Come From Away Gala Engagement

The Latest On “Come From Away” Musical

The Celebrated Musical From La Jolla Returns For A Gala Engagement

When the World Trade Center was attacked on September 11, 2001, the FAA instituted a blanket airspace shutdown at 9:26 AM. Over 4,000 flights landed immediately at the nearest airport. For US-bound European flights, that meant an unscheduled detour to Canada, and 38 of them wound up in Gander, Newfoundland. The town of roughly 10,000 people found itself playing host to 7,000 anxious strangers for nearly a week.

These are the true facts that inspired “Come From Away,” a musical that originally premiered at the La Jolla Playhouse in 2015. After making a huge splash in Washington, DC, Toronto, and Seattle, the show headed for Broadway. Previews of the Broadway show are starting on February 18, but before that, the production is returning for a single encore. The celebratory La Jolla show will be a cornerstone of the Playhouse’s 2017 gala on February 4.

The creative team behind the musical is the husband-and-wife writing duo of Irene Sankoff and David Hein. They started workshopping “Come From Away” at the Canadian Music Theater Project. The pair interviewed hundreds of people, both Gander natives and “come from aways” – the preferred local nickname for non-Newfoundlanders. The result of their study is an ensemble play with multiple roles for 12 actors all coming together for an uplifting message: Sometimes the worst circumstances can inspire ordinary people to become extraordinary.

In between engagements in Washington and Toronto last October, the show detoured to Gander to show the people who inspired “Come From Away” what their history had created. The town’s hockey arena became a rudimentary theater. The two budget performances each sold out completely, allowing two sets of 2,500 locals to see the show.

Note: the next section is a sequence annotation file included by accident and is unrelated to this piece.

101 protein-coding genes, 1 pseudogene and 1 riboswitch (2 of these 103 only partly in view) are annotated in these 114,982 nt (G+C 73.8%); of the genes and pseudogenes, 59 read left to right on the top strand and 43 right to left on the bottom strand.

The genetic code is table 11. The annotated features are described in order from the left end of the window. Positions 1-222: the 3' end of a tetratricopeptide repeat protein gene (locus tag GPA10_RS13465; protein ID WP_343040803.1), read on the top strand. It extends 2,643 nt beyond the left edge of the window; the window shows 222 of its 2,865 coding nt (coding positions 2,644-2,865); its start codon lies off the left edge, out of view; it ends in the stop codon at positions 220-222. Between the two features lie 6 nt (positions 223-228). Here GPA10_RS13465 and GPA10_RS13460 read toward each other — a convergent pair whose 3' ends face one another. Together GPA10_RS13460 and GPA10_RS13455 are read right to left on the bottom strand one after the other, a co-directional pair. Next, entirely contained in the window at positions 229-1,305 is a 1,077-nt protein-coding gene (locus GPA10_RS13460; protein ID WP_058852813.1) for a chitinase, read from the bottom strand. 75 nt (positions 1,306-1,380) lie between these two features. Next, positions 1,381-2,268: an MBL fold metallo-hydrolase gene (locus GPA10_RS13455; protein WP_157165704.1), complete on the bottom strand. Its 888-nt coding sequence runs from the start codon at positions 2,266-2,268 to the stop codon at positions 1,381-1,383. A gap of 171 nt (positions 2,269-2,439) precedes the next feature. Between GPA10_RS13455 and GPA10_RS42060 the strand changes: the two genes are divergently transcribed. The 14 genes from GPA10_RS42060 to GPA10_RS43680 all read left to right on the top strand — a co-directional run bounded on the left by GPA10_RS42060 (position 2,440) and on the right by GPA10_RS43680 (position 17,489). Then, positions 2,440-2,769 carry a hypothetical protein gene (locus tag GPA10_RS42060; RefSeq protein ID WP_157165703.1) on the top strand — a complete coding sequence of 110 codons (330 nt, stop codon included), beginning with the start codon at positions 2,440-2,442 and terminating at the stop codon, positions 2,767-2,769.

Half of the town came out, and the amount of emotion on display was truly awe-inspiring, said Ashley. There were shared laughs and shared tears, and the crowd’s reaction to the climax of the story was something absolutely unique in her experience.

Come From Away Broadway Faq

Upcoming Musical Gets A Recording Session Before Opening On Broadway

This new musical can be seen at the Gerald Schoenfeld Theatre beginning February 18.

The musical will open on March 12 and can be previewed beginning February 18 at the Gerald Schoenfeld Theatre. This original rock musical is based on what happened when an airplane was diverted to a small town in Newfoundland due to the 9/11 terrorist attacks. The musical looks at the connections that formed between the travelers who went through this ordeal.

The production has not yet made any official confirmations regarding the recording of the musical. There are no release dates available at the moment but some of the cast members have talked about the recording session and shared images on Twitter.

On September 11th, 2001, a total of 38 planes and more than 6,500 passengers ended up in Gander, Newfoundland. The popular of this small town that is far away from everything doubled within only a day. The entire world stopped on September 11th and people started sharing their stories on the 12th.

This is definitely an unusual topic for a musical and David Mirvish and the other producers are taking a risk with this project.

Junkyard Dog Productions, the lead producer of the musical and Mirvish himself are financing a New York opening for the show.

Opening a musical on Broadway can cost anywhere between $12 and $15 million USD, which corresponds to $15 to $20 million of Canadian dollars.

There is a fierce competition on Broadway and there is no guarantee that the heartwarming story set in Canada will be a hit.

Elizabeth Bradley is a faculty member in the drama department of the New York University’s Tisch School of the Arts. She moved to the U.S. fifteen years ago but is originally from Canada. She explains that this will be a very busy season on Broadway with nineteen new musicals opening and a lot of classics returning.

She says that producers need to ask themselves whether or not spectators will have enough money to support all these different musicals.